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Culture of Encounter

Buenos Dias! This is Natalie here, coming to you live from Benque (but not super live, because Wifi is not abundant). I am originally from the Philadelphia area, but go to school at the University of Colorado in Boulder, and I love anything that involves new friends, good food, and beautiful views.

Favorite things of Belize so far: Coke served in a plastic bag with a straw, red Fanta, homemade tortillas, chocolate-covered frozen bananas… Okay, I promise they’re not all food. But we do eat a lot of delicious things and we enjoy them deeply. In between meals and snacks, we have been doing a lot of cool things. So here is a quick summary of some of the most wonderful…

Things I’ve learned: If you want to get somewhere efficiently, don’t drive with Father Mark in Benque. He knows everyone. And every time we pass by someone he knows, the van stops and the catching up starts. So we’re hardly ever on time, in true Belizean fashion, and it’s because of true encounter and deep relationship. On Monday, Fr. Mark called out to a man sitting outside his home and when the man realized who it was, he leapt up and immediately ran to him to give him a hug. There is no reason to worry about being late when you get to witness a coming home.

Things that are hard: This week, we split up into two groups for catechesis at two nearby primary schools, Calla Creek and Arenal. I was with the group who went to Arenal and we prepared to teach different parables to kids ages 5 to 14. The first day was AWFUL. Well, not totally awful. Just a little awful. I’m not sure what I was expecting, but it wasn’t silence. We had prepared games and skits and jokes… and every delivery was met with complete silence. Hardly a giggle. I was with the students in Standard 6, which is the equivalent of 8th grade, and I thought it would be difficult because they would be sassy or disrespectful or particularly teenagery. But even simple questions (we’re talking “what is your name?” here) were not answered, and with extra encouragement I would MAYBE get a whisper. Let me tell you, planning a lesson based on questions and answers does not work when the kids don’t hold up their end of the deal--the answering. Cue nervous talking, extra sweating on top of the already copious amounts from the heat, and desperately trying to think of ANYTHING that could make them want to talk to me.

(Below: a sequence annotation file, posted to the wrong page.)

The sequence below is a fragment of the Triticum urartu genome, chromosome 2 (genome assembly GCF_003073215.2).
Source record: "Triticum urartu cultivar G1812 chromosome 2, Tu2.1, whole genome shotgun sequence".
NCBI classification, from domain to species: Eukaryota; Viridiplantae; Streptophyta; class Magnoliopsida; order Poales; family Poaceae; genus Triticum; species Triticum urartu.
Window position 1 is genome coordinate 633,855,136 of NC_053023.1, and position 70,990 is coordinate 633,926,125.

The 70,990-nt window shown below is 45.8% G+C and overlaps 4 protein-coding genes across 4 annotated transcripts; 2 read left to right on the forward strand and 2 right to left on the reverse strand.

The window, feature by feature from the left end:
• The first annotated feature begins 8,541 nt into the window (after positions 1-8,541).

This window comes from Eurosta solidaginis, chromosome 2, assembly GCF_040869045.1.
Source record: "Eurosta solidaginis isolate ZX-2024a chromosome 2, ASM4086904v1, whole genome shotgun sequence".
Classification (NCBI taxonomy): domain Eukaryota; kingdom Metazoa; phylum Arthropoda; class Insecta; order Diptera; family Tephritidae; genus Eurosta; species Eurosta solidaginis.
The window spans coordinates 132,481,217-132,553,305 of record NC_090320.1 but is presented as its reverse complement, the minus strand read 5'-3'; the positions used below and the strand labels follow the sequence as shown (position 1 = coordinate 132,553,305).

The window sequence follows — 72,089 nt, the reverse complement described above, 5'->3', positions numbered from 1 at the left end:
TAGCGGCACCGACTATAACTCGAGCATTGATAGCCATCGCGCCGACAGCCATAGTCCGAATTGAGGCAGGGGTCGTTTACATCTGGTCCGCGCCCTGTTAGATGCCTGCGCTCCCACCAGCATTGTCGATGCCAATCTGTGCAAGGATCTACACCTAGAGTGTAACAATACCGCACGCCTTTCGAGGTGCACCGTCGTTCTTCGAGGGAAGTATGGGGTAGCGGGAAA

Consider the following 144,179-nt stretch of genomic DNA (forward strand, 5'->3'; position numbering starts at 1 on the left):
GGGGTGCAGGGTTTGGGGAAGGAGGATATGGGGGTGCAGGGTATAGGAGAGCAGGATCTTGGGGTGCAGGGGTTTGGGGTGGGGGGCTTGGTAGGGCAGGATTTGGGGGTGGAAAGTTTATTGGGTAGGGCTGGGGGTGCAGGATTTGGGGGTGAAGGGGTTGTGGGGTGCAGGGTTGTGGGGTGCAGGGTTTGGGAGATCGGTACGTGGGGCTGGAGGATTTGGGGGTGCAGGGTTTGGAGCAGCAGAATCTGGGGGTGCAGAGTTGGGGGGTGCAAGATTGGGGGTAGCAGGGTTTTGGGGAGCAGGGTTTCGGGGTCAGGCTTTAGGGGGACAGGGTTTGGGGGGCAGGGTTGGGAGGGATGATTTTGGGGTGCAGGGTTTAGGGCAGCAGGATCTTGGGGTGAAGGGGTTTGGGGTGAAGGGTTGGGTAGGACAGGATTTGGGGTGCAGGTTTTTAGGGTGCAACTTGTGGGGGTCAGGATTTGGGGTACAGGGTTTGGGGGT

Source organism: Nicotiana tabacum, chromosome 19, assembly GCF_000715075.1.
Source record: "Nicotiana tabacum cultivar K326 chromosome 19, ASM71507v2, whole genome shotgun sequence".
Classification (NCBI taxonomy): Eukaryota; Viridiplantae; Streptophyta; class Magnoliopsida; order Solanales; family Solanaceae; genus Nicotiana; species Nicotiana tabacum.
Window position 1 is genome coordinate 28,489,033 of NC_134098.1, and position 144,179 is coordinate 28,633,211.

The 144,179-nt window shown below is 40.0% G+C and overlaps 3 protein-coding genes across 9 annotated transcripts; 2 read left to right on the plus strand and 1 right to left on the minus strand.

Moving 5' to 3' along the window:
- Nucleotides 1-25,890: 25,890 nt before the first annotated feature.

So, rough day. Day two was much better. And day three even more. The kids definitely opened up and loved the songs we taught them (I think I’ve sung “Trading My Sorrows” more than 30 times in these three days). At one moment, I knelt down for a picture with some of the kids, and all of a sudden I’m pretty sure all 150 kids were on top of me, with little hands grabbing and pushing and hugging and loving. A Belizean ambush is something I never thought I would enjoy.

I had a lot of worries and anxieties about teaching kids that didn’t speak the same language as me, and maybe who weren’t used to hearing the simple message that Jesus loves them, truly and deeply. Day One played right into my fears. But instead of choosing to back down, God refueled us and allowed us to desire the hearts of his beautiful children and encounter them with just a few pieces of chalk, some bubbles, and poorly acted skits. I realized that even if the kids didn’t answer my questions or understand me at all, they had heard that Jesus loves them, and that is good.

Each day, when we share our “high” and “low” of the day with each other, our catechesis always makes several appearances. The kids have truly touched us, stretched us, and received us. And this is the beauty of the gospel! The love and joy we wish to give by sharing it is exactly what we receive in return.

Be back soon! And yes, Mom, I’m doing just fine (:

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